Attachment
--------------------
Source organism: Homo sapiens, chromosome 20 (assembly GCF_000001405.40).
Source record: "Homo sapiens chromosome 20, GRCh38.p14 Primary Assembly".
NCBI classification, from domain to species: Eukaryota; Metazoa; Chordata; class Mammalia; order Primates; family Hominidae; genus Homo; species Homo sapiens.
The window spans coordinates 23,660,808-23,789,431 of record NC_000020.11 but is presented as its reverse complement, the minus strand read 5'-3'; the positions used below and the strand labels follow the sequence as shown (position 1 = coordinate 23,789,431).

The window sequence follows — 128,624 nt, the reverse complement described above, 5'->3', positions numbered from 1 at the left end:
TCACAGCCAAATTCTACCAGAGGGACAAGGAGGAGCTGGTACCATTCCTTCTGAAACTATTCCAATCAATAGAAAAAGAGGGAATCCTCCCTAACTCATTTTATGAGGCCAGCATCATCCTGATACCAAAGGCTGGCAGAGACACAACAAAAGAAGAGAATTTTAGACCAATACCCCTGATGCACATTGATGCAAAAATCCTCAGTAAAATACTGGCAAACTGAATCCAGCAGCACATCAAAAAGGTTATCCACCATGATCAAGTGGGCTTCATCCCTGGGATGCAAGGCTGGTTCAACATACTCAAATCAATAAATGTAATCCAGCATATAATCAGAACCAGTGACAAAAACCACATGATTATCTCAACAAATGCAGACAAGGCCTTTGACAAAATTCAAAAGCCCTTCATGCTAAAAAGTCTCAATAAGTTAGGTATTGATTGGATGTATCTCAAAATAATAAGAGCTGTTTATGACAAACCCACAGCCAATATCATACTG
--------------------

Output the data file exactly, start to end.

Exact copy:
Source organism: Homo sapiens, chromosome 20 (assembly GCF_000001405.40).
Source record: "Homo sapiens chromosome 20, GRCh38.p14 Primary Assembly".
NCBI classification, from domain to species: Eukaryota; Metazoa; Chordata; class Mammalia; order Primates; family Hominidae; genus Homo; species Homo sapiens.
The window spans coordinates 23,660,808-23,789,431 of record NC_000020.11 but is presented as its reverse complement, the minus strand read 5'-3'; the positions used below and the strand labels follow the sequence as shown (position 1 = coordinate 23,789,431).

The window sequence follows — 128,624 nt, the reverse complement described above, 5'->3', positions numbered from 1 at the left end:
TCACAGCCAAATTCTACCAGAGGGACAAGGAGGAGCTGGTACCATTCCTTCTGAAACTATTCCAATCAATAGAAAAAGAGGGAATCCTCCCTAACTCATTTTATGAGGCCAGCATCATCCTGATACCAAAGGCTGGCAGAGACACAACAAAAGAAGAGAATTTTAGACCAATACCCCTGATGCACATTGATGCAAAAATCCTCAGTAAAATACTGGCAAACTGAATCCAGCAGCACATCAAAAAGGTTATCCACCATGATCAAGTGGGCTTCATCCCTGGGATGCAAGGCTGGTTCAACATACTCAAATCAATAAATGTAATCCAGCATATAATCAGAACCAGTGACAAAAACCACATGATTATCTCAACAAATGCAGACAAGGCCTTTGACAAAATTCAAAAGCCCTTCATGCTAAAAAGTCTCAATAAGTTAGGTATTGATTGGATGTATCTCAAAATAATAAGAGCTGTTTATGACAAACCCACAGCCAATATCATACTG